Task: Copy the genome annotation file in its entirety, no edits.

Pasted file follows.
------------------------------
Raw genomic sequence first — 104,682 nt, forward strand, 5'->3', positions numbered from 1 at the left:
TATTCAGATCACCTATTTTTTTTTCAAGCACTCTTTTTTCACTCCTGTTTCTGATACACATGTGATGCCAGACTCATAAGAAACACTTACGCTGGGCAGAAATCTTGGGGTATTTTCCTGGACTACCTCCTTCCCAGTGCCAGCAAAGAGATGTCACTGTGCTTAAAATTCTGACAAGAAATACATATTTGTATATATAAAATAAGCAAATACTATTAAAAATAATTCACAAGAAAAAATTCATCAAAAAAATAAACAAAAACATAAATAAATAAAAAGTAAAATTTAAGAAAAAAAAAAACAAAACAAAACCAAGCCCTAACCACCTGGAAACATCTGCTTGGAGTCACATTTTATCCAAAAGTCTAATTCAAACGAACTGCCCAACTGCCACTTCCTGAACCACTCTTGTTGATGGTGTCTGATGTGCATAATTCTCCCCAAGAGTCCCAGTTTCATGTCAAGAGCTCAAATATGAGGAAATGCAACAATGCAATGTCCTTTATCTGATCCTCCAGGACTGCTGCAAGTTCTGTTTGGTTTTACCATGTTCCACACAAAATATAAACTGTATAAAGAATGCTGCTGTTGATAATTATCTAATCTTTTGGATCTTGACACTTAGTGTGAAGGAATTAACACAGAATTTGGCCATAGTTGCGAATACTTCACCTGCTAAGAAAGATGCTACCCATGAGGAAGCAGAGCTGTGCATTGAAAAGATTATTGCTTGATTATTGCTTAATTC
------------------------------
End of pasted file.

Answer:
Raw genomic sequence first — 104,682 nt, forward strand, 5'->3', positions numbered from 1 at the left:
TATTCAGATCACCTATTTTTTTTTCAAGCACTCTTTTTTCACTCCTGTTTCTGATACACATGTGATGCCAGACTCATAAGAAACACTTACGCTGGGCAGAAATCTTGGGGTATTTTCCTGGACTACCTCCTTCCCAGTGCCAGCAAAGAGATGTCACTGTGCTTAAAATTCTGACAAGAAATACATATTTGTATATATAAAATAAGCAAATACTATTAAAAATAATTCACAAGAAAAAATTCATCAAAAAAATAAACAAAAACATAAATAAATAAAAAGTAAAATTTAAGAAAAAAAAAAACAAAACAAAACCAAGCCCTAACCACCTGGAAACATCTGCTTGGAGTCACATTTTATCCAAAAGTCTAATTCAAACGAACTGCCCAACTGCCACTTCCTGAACCACTCTTGTTGATGGTGTCTGATGTGCATAATTCTCCCCAAGAGTCCCAGTTTCATGTCAAGAGCTCAAATATGAGGAAATGCAACAATGCAATGTCCTTTATCTGATCCTCCAGGACTGCTGCAAGTTCTGTTTGGTTTTACCATGTTCCACACAAAATATAAACTGTATAAAGAATGCTGCTGTTGATAATTATCTAATCTTTTGGATCTTGACACTTAGTGTGAAGGAATTAACACAGAATTTGGCCATAGTTGCGAATACTTCACCTGCTAAGAAAGATGCTACCCATGAGGAAGCAGAGCTGTGCATTGAAAAGATTATTGCTTGATTATTGCTTAATTC